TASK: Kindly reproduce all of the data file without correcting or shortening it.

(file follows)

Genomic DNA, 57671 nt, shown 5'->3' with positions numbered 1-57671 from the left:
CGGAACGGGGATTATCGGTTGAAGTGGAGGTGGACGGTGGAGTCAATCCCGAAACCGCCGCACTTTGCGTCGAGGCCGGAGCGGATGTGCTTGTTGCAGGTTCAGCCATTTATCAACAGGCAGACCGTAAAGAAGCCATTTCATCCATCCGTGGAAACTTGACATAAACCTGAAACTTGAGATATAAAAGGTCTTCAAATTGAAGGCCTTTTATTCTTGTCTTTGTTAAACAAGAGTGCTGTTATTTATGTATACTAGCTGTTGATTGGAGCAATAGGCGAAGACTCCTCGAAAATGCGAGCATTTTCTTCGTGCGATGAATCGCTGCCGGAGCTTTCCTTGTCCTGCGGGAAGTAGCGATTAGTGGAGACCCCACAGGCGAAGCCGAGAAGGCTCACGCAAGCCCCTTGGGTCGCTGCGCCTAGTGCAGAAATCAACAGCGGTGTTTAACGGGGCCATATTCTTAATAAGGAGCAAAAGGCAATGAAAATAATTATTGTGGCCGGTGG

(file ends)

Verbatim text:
Genomic DNA, 57671 nt, shown 5'->3' with positions numbered 1-57671 from the left:
CGGAACGGGGATTATCGGTTGAAGTGGAGGTGGACGGTGGAGTCAATCCCGAAACCGCCGCACTTTGCGTCGAGGCCGGAGCGGATGTGCTTGTTGCAGGTTCAGCCATTTATCAACAGGCAGACCGTAAAGAAGCCATTTCATCCATCCGTGGAAACTTGACATAAACCTGAAACTTGAGATATAAAAGGTCTTCAAATTGAAGGCCTTTTATTCTTGTCTTTGTTAAACAAGAGTGCTGTTATTTATGTATACTAGCTGTTGATTGGAGCAATAGGCGAAGACTCCTCGAAAATGCGAGCATTTTCTTCGTGCGATGAATCGCTGCCGGAGCTTTCCTTGTCCTGCGGGAAGTAGCGATTAGTGGAGACCCCACAGGCGAAGCCGAGAAGGCTCACGCAAGCCCCTTGGGTCGCTGCGCCTAGTGCAGAAATCAACAGCGGTGTTTAACGGGGCCATATTCTTAATAAGGAGCAAAAGGCAATGAAAATAATTATTGTGGCCGGTGG